Dennis Eckersley is no stranger to the drama of postseason baseball.
In 1988, Eckersley gave up one of the most iconic home runs in World Series history when hobbled pinch-hitter Kirk Gibson homered to give the Los Angeles Dodgers a victory over the Oakland Athletics.
One year later, Eckersley recorded the final out as the A’s swept the San Francisco Giants to win the World Series.
“I’ve played on teams with Oakland that I thought were the best in baseball,” says the 64-year-old Eckersley, who is in the TBS broadcast booth for the Indians-Astros ALDS. “And two of them lost. Everything is so urgent in the playoffs — a big hit here, a big hit there. Who’s gonna out-pitch the other?”
Eckersley, the Cy Young Award winner and Hall of Famer who pitched for the Indians from 1975 to 1979, talked with us about the Tribe’s chances against the defending world champions.
Q: What do the Indians have to do to beat the Astros?
A: These are arguably the two best starting rotations in baseball going up against each other. The Indians are going to have to lean on their starters. I don’t know what they’re going to get out of [Trevor] Bauer. But this is not their first rodeo. … The Indians have experience. I like [Francisco] Lindor a lot. I like his personality and the way he handles himself. He’s the face of baseball right now. [Edwin] Encarnacion is a major talent and I love [Michael] Brantley. He’s a beautiful hitter.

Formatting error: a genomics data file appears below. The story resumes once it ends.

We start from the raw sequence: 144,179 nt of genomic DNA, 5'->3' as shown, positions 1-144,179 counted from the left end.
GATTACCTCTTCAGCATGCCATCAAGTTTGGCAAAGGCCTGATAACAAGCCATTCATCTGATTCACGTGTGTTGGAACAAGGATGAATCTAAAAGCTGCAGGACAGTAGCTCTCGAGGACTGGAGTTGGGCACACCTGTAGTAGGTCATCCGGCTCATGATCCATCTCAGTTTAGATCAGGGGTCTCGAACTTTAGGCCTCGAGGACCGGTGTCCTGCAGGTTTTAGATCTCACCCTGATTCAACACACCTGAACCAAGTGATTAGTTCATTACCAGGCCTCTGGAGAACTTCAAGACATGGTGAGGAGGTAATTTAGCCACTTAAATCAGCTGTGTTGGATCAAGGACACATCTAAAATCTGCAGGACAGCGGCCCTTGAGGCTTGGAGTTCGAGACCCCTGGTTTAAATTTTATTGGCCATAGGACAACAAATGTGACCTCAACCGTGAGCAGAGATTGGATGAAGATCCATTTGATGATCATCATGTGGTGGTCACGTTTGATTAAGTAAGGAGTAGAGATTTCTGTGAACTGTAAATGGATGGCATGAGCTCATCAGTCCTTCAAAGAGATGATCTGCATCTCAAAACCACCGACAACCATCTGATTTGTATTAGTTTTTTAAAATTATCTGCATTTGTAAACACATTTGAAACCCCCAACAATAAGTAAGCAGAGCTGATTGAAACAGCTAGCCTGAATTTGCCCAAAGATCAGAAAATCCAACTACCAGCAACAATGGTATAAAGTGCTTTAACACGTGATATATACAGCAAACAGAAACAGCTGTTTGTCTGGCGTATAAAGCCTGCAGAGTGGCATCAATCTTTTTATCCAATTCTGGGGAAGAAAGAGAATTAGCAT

A: That doesn’t take anything away from the fact they can beat anybody in a five-game series. They beat the shit out of the people they were supposed to beat. Houston is the team to beat, they’ve got the trophy. But I don’t think anybody will be shocked if the Indians beat them.
Q: What was it like winning the 1989 World Series, when an earthquake hit the San Francisco Bay Area?
A: Winning it all was my best memory, because they could have cancelled that series. I was in the bathroom when [the earthquake] happened. California is where I grew up, so I knew what it was. It was so loud it sounded like there was a train coming through. I got the hell out of that clubhouse.
Q: You were American League Rookie of the Year in 1975 with the Indians. What are your memories of your time with the Tribe?
A: Well, having Frank Robinson hit that home run on Opening Day was a hell of a way to break in. In 1977, I threw a no-hitter against Frank Tanana and the Angels. That was memorable. A lot of people didn’t like playing in that old stadium but I didn’t mind it.
Q: Ok, who are you picking in this series?
A: Let’s put it this way, I hope Cleveland wins.